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Elmo Fanti, a Long Island businessman, dies

Elmo Fanti, a successful businessman and restaurateur, died early Sunday while surrounded by family and close friends at Stony Brook University Hospital. He was 77.

Fanti, who had been hospitalized for the past three months with pneumonia, was placed on a ventilator, and died of cardiac arrest.

"He was a handshake type of guy with old-school values," said his son Nick Fanti of Hauppauge. "He lived the American dream of work hard and the dollar will come. He was a disciplinarian of the highest standard and had expectations in all aspects of his life. And there was nothing more important than the well-being and care of his family."

Fanti was born on Christmas in Astoria to immigrants Marco and Ida Fanti of Lachessa, Italy. His parents did not speak English but they instilled a work ethic in their son that set the foundation for a life filled with successful businesses in construction and the food industry.

Fanti moved from the public school system in Queens to Hicksville in 1949. He graduated from Hicksville High School in 1950. He met the love of his life in 1954 while dining at Frankie and Johnnie's Ice Cream Parlor in Hicksville.

Fanti was sitting on a stool and ordered a "malted" shake. The counter girl, Sophie Santoriello, who prepared the drink, found that he was dissatisfied, family members said.

"He took a sip and told her the malted wasn't sweet enough," laughed his son Nick Fanti as he recalled the story. "She took the malted, stuck her finger in it and stirred it up. She told me, he just sat there shaking his head with this look of amusement. And she said, 'Now it's sweet enough - so pay for it.' "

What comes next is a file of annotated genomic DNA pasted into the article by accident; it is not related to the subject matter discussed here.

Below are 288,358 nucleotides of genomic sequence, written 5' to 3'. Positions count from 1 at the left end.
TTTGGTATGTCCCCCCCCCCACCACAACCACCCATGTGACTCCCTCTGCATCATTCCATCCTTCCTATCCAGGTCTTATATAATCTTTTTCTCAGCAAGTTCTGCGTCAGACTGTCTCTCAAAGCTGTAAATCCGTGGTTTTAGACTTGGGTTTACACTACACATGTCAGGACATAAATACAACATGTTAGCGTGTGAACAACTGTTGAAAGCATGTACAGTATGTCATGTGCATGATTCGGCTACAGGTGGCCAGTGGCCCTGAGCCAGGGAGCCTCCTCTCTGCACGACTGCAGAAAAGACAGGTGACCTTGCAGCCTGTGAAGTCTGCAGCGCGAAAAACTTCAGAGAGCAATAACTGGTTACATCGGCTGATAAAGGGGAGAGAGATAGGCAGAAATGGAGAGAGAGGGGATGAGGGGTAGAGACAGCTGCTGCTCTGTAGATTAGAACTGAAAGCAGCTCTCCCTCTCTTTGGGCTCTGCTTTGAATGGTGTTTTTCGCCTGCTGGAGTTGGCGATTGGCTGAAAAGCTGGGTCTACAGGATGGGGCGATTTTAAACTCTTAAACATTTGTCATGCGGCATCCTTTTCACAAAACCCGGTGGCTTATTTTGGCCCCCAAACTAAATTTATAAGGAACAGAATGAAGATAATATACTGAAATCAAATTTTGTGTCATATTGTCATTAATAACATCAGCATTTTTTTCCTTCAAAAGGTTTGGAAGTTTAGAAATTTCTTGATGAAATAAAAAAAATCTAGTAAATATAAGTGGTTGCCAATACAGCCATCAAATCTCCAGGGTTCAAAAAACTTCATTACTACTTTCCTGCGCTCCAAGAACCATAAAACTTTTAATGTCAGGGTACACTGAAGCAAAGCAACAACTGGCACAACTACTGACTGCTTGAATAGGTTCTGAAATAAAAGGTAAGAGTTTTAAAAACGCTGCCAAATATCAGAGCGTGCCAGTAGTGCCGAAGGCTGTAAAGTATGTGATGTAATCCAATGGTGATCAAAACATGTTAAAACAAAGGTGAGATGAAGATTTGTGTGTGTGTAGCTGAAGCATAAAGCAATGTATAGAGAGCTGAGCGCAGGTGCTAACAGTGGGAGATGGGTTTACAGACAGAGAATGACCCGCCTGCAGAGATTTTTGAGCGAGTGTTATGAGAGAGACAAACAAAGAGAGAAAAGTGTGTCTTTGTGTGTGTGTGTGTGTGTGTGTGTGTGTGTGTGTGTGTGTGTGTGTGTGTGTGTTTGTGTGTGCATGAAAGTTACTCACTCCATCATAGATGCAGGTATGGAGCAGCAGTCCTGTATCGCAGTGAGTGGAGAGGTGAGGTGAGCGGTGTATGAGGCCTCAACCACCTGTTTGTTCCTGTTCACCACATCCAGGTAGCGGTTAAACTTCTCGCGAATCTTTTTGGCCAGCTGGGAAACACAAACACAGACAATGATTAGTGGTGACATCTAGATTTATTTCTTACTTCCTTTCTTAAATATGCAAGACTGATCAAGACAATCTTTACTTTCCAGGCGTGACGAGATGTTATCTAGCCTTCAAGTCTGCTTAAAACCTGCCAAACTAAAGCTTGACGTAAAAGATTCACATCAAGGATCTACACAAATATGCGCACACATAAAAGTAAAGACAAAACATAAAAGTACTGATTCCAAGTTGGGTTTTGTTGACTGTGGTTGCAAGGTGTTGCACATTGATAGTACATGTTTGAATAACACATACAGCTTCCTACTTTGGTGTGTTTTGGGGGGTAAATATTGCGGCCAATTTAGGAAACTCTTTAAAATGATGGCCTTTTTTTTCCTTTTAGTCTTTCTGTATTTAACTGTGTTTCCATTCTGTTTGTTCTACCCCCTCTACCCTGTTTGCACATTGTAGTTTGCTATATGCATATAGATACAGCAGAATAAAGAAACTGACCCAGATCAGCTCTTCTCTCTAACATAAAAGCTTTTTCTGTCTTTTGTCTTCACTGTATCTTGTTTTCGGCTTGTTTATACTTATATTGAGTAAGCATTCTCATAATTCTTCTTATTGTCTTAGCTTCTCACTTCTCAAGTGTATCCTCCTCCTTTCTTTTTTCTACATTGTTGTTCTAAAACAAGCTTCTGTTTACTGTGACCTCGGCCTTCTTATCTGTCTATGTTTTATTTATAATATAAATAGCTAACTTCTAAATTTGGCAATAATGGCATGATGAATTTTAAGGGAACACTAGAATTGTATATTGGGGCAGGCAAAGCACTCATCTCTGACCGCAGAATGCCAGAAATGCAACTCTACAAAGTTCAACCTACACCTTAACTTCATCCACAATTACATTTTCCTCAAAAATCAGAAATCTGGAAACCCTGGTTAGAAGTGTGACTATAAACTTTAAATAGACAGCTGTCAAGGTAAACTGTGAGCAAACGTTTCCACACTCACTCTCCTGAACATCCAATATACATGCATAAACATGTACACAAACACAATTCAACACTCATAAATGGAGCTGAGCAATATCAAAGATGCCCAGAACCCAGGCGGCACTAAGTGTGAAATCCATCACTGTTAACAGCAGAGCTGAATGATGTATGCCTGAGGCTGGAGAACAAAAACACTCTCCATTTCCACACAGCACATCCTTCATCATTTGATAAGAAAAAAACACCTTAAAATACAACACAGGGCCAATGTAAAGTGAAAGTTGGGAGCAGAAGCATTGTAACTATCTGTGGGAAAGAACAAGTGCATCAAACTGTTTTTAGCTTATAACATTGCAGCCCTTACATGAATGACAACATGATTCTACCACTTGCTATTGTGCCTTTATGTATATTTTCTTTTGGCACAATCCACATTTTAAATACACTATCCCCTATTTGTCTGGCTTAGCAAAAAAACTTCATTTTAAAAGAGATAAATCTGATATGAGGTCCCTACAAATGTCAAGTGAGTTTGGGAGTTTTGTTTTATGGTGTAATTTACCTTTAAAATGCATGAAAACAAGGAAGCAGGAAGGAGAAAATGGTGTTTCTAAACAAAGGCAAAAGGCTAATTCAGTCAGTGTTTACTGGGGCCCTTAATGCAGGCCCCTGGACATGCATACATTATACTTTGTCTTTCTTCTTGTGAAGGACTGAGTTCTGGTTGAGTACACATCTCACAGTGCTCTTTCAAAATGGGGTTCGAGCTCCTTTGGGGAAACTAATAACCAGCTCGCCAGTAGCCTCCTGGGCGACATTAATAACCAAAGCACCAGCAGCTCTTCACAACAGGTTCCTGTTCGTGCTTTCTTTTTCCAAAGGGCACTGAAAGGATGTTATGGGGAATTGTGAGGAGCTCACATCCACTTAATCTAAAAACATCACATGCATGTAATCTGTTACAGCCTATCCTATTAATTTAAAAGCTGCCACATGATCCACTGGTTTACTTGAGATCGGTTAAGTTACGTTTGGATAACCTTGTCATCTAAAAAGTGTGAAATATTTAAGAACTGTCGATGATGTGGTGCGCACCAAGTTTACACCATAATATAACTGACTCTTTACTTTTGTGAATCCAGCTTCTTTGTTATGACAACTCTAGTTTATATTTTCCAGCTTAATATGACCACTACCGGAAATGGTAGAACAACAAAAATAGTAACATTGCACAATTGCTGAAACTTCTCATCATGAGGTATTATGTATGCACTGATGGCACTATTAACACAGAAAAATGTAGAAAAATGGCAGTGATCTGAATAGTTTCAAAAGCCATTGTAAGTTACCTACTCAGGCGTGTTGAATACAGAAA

They were married three years later and had three children. Fanti began his own construction business. He started Homestead Paving and Asphalt and EF Construction of Commack. His hard work and vision enabled the company to grow and branch out to Pompano Beach, Fla., family members said.

He opened Via Veneto Restaurant in Hauppauge in 1979 and sold the business six years later.

"He was a great provider," said his son Joe Fanti of Port Jefferson Station. "He made it his business to always be there for his family."

Fanti, a cancer survivor, had one of his lungs removed in 1970. At 36, his long-term prognosis was grim. "He was 36 years old and told he wasn't going to live much longer," said Nick Fanti, who was 10 years old when his father was diagnosed with cancer.

"But he was my hero. He set the bar for perseverance and faith. He recovered from a stroke in 1997 and had open heart surgery in 2006. Here we are almost 42 years later and to his last breath he continued to battle."

He is survived by his wife of 53 years; his sons, and daughter Lisa Neglia of Fort Salonga; 14 grandchildren; and one great-grandchild.

A viewing will be 2 to 4 p.m. and 7 to 9 p.m. Wednesday at the Clayton Funeral Home, Kings Park. There will be a 9:30 a.m. memorial at St. Joseph's Church in Kings Park on Thursday with burial at Pinelawn Cemetery.

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